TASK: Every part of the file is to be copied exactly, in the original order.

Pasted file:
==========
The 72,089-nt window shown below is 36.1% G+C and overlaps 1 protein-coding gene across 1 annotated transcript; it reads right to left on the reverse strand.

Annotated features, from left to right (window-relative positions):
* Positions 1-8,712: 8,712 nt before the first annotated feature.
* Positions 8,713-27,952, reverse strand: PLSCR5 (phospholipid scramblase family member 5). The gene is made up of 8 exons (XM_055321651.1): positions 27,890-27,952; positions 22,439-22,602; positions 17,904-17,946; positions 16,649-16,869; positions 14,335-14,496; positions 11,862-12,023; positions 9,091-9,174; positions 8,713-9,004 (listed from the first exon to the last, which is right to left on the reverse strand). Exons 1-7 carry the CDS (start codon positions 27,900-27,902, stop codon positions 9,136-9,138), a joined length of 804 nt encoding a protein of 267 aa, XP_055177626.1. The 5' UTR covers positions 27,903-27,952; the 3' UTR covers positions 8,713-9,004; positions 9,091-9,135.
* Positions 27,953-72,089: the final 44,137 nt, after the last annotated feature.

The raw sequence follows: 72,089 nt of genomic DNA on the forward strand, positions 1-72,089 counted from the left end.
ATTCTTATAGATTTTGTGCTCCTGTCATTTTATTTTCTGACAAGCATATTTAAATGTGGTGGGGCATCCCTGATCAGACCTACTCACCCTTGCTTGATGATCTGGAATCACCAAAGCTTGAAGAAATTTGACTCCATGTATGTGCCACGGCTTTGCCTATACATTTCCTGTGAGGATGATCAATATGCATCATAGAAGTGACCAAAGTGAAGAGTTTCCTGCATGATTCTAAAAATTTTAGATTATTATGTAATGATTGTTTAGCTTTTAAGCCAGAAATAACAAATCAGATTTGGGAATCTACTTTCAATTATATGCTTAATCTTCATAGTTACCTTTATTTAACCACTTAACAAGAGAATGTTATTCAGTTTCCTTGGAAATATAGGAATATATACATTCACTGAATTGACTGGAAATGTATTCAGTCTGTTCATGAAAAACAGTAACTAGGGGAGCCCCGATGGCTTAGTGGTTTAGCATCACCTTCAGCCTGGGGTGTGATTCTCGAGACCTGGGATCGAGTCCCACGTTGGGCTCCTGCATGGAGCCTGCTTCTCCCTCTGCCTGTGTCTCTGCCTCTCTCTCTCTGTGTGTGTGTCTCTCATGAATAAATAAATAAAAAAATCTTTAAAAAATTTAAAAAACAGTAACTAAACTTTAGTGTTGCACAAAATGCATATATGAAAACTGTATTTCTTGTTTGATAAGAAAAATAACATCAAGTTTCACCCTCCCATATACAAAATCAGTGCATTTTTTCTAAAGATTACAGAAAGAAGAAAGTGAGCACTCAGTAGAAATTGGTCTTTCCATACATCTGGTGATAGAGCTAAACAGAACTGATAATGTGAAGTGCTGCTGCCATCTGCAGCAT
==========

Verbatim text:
The 72,089-nt window shown below is 36.1% G+C and overlaps 1 protein-coding gene across 1 annotated transcript; it reads right to left on the reverse strand.

Annotated features, from left to right (window-relative positions):
* Positions 1-8,712: 8,712 nt before the first annotated feature.
* Positions 8,713-27,952, reverse strand: PLSCR5 (phospholipid scramblase family member 5). The gene is made up of 8 exons (XM_055321651.1): positions 27,890-27,952; positions 22,439-22,602; positions 17,904-17,946; positions 16,649-16,869; positions 14,335-14,496; positions 11,862-12,023; positions 9,091-9,174; positions 8,713-9,004 (listed from the first exon to the last, which is right to left on the reverse strand). Exons 1-7 carry the CDS (start codon positions 27,900-27,902, stop codon positions 9,136-9,138), a joined length of 804 nt encoding a protein of 267 aa, XP_055177626.1. The 5' UTR covers positions 27,903-27,952; the 3' UTR covers positions 8,713-9,004; positions 9,091-9,135.
* Positions 27,953-72,089: the final 44,137 nt, after the last annotated feature.

The raw sequence follows: 72,089 nt of genomic DNA on the forward strand, positions 1-72,089 counted from the left end.
ATTCTTATAGATTTTGTGCTCCTGTCATTTTATTTTCTGACAAGCATATTTAAATGTGGTGGGGCATCCCTGATCAGACCTACTCACCCTTGCTTGATGATCTGGAATCACCAAAGCTTGAAGAAATTTGACTCCATGTATGTGCCACGGCTTTGCCTATACATTTCCTGTGAGGATGATCAATATGCATCATAGAAGTGACCAAAGTGAAGAGTTTCCTGCATGATTCTAAAAATTTTAGATTATTATGTAATGATTGTTTAGCTTTTAAGCCAGAAATAACAAATCAGATTTGGGAATCTACTTTCAATTATATGCTTAATCTTCATAGTTACCTTTATTTAACCACTTAACAAGAGAATGTTATTCAGTTTCCTTGGAAATATAGGAATATATACATTCACTGAATTGACTGGAAATGTATTCAGTCTGTTCATGAAAAACAGTAACTAGGGGAGCCCCGATGGCTTAGTGGTTTAGCATCACCTTCAGCCTGGGGTGTGATTCTCGAGACCTGGGATCGAGTCCCACGTTGGGCTCCTGCATGGAGCCTGCTTCTCCCTCTGCCTGTGTCTCTGCCTCTCTCTCTCTGTGTGTGTGTCTCTCATGAATAAATAAATAAAAAAATCTTTAAAAAATTTAAAAAACAGTAACTAAACTTTAGTGTTGCACAAAATGCATATATGAAAACTGTATTTCTTGTTTGATAAGAAAAATAACATCAAGTTTCACCCTCCCATATACAAAATCAGTGCATTTTTTCTAAAGATTACAGAAAGAAGAAAGTGAGCACTCAGTAGAAATTGGTCTTTCCATACATCTGGTGATAGAGCTAAACAGAACTGATAATGTGAAGTGCTGCTGCCATCTGCAGCAT